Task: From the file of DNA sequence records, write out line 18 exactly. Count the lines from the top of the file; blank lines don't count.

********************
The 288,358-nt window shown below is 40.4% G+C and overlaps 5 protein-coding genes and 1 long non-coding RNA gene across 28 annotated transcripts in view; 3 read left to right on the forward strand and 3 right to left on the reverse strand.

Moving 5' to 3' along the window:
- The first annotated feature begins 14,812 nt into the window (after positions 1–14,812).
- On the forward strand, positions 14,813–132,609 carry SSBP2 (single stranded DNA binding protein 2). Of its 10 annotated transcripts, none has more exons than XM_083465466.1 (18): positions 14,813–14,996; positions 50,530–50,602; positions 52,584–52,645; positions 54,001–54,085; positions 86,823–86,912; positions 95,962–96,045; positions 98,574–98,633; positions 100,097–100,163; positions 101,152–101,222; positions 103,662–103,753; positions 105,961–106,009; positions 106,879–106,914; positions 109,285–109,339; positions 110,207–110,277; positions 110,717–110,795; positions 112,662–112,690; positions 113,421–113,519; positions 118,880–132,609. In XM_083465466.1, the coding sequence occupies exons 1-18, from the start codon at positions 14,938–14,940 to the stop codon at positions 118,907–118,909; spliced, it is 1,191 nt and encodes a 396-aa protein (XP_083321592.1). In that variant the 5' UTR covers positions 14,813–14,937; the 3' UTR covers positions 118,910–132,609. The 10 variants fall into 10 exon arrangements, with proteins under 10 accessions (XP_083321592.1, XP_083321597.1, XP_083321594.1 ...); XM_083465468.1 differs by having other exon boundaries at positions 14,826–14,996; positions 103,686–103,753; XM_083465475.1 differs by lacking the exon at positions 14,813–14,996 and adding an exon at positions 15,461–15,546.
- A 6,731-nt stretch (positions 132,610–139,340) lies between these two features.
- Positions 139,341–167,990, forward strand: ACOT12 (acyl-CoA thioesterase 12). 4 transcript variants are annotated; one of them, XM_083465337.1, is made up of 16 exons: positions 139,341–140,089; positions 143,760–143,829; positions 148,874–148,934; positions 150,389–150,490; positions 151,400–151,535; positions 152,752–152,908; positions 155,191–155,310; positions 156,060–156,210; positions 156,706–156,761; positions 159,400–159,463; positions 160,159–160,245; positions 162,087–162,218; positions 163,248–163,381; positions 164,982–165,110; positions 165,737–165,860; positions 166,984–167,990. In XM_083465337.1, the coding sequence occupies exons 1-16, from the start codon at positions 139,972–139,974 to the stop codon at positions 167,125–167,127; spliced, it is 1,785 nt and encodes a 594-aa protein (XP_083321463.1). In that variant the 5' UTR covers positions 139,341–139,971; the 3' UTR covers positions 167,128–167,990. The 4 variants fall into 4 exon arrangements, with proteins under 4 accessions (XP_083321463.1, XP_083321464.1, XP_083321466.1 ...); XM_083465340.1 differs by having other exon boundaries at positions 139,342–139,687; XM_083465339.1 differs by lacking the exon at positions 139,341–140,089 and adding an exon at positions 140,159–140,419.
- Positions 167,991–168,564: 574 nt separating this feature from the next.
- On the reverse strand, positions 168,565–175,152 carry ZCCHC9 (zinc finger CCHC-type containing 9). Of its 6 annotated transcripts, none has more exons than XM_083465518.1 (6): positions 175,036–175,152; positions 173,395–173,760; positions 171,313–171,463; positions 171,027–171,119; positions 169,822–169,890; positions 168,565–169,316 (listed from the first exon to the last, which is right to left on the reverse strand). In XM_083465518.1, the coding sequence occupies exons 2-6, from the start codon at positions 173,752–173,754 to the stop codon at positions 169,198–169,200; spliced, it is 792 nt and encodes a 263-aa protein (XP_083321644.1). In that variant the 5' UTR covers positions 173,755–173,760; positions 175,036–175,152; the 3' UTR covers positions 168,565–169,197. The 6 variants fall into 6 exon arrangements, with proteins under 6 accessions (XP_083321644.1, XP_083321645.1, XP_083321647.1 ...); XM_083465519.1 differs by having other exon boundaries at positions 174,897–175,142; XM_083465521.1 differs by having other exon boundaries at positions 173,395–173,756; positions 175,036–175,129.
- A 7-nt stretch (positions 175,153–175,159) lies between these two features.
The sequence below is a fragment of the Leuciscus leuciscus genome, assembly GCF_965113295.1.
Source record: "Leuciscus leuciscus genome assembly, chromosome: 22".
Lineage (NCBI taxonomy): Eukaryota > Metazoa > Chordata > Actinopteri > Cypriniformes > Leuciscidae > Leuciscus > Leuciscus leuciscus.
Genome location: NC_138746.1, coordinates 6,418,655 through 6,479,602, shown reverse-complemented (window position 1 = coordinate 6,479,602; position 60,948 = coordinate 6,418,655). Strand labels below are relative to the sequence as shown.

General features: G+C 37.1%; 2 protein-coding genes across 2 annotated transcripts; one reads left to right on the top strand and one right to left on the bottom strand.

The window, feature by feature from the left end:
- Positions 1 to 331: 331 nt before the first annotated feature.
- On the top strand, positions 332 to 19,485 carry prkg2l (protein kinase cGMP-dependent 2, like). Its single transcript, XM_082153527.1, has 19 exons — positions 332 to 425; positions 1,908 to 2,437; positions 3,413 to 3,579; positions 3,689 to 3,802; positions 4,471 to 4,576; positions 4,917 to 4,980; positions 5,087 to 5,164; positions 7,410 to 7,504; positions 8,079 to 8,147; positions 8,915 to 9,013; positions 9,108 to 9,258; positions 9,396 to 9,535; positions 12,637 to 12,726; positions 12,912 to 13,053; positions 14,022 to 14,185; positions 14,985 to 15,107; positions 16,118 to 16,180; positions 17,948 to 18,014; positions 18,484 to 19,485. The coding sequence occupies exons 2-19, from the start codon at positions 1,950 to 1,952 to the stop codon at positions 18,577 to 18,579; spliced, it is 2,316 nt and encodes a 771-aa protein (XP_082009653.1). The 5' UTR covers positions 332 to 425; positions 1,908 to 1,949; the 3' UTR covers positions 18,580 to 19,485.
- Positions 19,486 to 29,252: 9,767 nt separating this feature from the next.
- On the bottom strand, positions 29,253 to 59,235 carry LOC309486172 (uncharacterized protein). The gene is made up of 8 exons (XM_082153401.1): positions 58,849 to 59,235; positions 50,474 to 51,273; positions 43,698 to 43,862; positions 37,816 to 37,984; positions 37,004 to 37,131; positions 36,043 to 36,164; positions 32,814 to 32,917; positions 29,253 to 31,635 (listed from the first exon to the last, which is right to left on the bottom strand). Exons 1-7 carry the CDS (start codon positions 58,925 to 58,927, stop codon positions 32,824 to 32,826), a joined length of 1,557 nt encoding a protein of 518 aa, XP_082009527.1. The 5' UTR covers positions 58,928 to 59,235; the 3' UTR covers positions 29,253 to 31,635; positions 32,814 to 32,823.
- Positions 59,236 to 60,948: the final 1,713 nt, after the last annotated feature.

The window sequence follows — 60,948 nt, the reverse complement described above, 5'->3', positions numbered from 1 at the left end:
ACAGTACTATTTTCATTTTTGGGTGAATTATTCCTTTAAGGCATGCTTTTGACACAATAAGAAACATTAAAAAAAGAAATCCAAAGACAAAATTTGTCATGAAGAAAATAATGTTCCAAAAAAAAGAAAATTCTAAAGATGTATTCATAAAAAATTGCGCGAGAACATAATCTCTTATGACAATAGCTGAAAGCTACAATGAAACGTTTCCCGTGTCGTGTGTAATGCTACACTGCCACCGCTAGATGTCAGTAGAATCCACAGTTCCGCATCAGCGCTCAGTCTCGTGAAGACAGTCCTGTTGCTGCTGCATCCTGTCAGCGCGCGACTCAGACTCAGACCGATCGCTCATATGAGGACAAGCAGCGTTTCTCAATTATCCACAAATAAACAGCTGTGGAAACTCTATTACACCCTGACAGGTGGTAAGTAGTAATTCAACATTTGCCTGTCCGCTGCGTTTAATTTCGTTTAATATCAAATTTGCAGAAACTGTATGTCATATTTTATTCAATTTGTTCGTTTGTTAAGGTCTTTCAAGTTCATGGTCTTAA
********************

- Positions 19,486 to 29,252: 9,767 nt separating this feature from the next.